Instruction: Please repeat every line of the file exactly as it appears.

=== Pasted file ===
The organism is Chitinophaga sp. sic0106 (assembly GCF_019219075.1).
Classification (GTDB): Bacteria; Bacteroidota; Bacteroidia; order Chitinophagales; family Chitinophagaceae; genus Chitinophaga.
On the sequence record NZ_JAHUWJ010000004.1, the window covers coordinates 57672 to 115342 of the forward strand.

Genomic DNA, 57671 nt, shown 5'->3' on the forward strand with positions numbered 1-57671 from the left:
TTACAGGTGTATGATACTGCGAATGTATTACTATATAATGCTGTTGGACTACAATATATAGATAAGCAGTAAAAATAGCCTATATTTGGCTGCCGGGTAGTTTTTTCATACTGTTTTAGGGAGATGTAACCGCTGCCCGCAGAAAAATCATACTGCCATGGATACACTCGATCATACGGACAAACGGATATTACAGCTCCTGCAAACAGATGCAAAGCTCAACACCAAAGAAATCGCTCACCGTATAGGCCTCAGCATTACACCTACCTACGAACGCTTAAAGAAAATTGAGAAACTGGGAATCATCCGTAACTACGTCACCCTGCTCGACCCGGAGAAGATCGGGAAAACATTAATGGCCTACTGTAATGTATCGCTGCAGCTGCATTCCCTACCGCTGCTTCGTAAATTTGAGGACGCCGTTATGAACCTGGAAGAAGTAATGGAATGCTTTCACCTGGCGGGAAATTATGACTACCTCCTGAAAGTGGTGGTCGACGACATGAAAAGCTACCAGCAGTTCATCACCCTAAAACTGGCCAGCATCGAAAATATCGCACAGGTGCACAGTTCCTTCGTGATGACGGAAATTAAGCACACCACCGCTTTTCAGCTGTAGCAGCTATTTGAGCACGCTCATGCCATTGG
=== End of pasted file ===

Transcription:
The organism is Chitinophaga sp. sic0106 (assembly GCF_019219075.1).
Classification (GTDB): Bacteria; Bacteroidota; Bacteroidia; order Chitinophagales; family Chitinophagaceae; genus Chitinophaga.
On the sequence record NZ_JAHUWJ010000004.1, the window covers coordinates 57672 to 115342 of the forward strand.

Genomic DNA, 57671 nt, shown 5'->3' on the forward strand with positions numbered 1-57671 from the left:
TTACAGGTGTATGATACTGCGAATGTATTACTATATAATGCTGTTGGACTACAATATATAGATAAGCAGTAAAAATAGCCTATATTTGGCTGCCGGGTAGTTTTTTCATACTGTTTTAGGGAGATGTAACCGCTGCCCGCAGAAAAATCATACTGCCATGGATACACTCGATCATACGGACAAACGGATATTACAGCTCCTGCAAACAGATGCAAAGCTCAACACCAAAGAAATCGCTCACCGTATAGGCCTCAGCATTACACCTACCTACGAACGCTTAAAGAAAATTGAGAAACTGGGAATCATCCGTAACTACGTCACCCTGCTCGACCCGGAGAAGATCGGGAAAACATTAATGGCCTACTGTAATGTATCGCTGCAGCTGCATTCCCTACCGCTGCTTCGTAAATTTGAGGACGCCGTTATGAACCTGGAAGAAGTAATGGAATGCTTTCACCTGGCGGGAAATTATGACTACCTCCTGAAAGTGGTGGTCGACGACATGAAAAGCTACCAGCAGTTCATCACCCTAAAACTGGCCAGCATCGAAAATATCGCACAGGTGCACAGTTCCTTCGTGATGACGGAAATTAAGCACACCACCGCTTTTCAGCTGTAGCAGCTATTTGAGCACGCTCATGCCATTGG